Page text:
By Thomas Neuburger
I recently wrote a piece about Biden and student debt (See "Biden Signs Off on Restarting Student Debt. Why?") There I made the point that the road to the debt ceiling deal was entirely avoidable; thus it was a road that national Democrats wanted to take. I also speculated on why this was.
But the student debt part of the discussion deserves its own discussion.
Consider the chart at the top, which shows the rate of student debt growth as a percentage of non-mortgage consumer debt. The rate is astounding.
Now consider this, the rate of increase of the cost of higher education from the New York Times:
The share of this burden is not evenly split. As the Times points out, millennials carry an unequal share. (Note that those under 30 appear to be giving up on college.)
How big is the student debt burden? According to Forbes (paywalled article) as of May, 2023 the student debt picture looks like this (emphasis mine):
$1.75 trillion in total student loan debt (including federal and private loans)
$28,950 owed per borrower on average
About 92% of all student debt are federal student loans; the remaining amount is private student loans
55% of students from public four-year institutions had student loans
57% of students from private nonprofit four-year institutions took on education debt
Nearly two trillion dollars is the student debt burden today, up from a tenth of that in the mid-2000s.
Neoliberal Government at Work
If we ever want to properly fix the U.S. student debt crisis, then we need to understand exactly how it was created. Students borrow money to pay universities, which are the main beneficiary of the $1.7 trillion in outstanding student debt. How much students borrow has ballooned exponentially over the last 15 years. This was during a period of record low borrowing costs (see Fed ZIRP – Zero Interest Rate Policy), and a drop in college enrollment. Our federal government loans trillions of dollars to a universities students, so these students can pay whatever education related costs the university decides is reasonable. And this cost is non-negotiable. The trillions in federal student loans that universities get is in addition to their exemption from all federal and state income taxes, their exemption from paying property taxes on university land, and their right to issue tax exempt bonds to fund construction, renovation, and operational costs. This does not include the $50 billion per year the U.S. government pays to universities in federal contracts and research grants. These institutions are eligible for almost every government subsidy and tax loophole imaginable. If nothing is done to reign in and reduce how much universities charge their students, then future student debt is just going to keep ballooning. Forgiving student debt won’t fix this problem, it can only delay a much needed reckoning. ... The ballooning of this debt that started a student loan crisis did not slowly develop over the course of decades. Most of it occurred after the 2008 Great Financial Crisis. Mainstream media has been extremely hesitant to point this out, as well as that universities are the most responsible for creating and perpetuating our student debt crisis.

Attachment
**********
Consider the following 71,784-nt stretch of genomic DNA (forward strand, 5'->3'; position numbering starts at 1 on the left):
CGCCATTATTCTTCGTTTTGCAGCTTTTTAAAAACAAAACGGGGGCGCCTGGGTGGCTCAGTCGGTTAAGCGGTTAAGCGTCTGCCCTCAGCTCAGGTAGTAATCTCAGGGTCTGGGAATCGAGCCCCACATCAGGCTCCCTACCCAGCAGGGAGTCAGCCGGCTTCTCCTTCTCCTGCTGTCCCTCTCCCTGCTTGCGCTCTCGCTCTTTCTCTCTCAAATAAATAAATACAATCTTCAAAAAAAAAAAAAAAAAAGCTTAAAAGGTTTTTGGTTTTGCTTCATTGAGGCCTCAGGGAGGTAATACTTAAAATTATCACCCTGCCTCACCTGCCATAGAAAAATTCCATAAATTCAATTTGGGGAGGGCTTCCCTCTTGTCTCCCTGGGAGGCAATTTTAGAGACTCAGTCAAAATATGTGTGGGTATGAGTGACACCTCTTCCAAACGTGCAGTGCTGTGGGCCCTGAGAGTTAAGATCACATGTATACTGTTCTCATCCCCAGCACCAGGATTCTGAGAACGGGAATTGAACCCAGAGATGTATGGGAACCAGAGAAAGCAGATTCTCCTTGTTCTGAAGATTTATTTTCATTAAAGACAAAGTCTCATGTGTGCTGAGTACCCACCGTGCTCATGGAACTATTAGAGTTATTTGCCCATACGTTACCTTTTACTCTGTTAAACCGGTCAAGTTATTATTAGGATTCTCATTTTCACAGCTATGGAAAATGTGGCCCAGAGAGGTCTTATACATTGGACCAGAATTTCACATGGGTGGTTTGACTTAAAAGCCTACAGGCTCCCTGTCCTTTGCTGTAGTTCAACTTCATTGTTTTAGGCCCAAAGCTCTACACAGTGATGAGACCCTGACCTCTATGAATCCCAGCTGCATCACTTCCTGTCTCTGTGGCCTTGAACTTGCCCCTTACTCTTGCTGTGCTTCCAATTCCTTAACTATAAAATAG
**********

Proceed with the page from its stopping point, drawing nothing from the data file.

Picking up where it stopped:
His bottom line and mine: When government sells education as the answer to government-caused wealth inequality, and makes trillions in student loans available to the industry that supplies it, government is helping the industry fleece its customers.
The student loan program is a transfer of wealth to institutions from the working class. How surprising is that in these neoliberal times?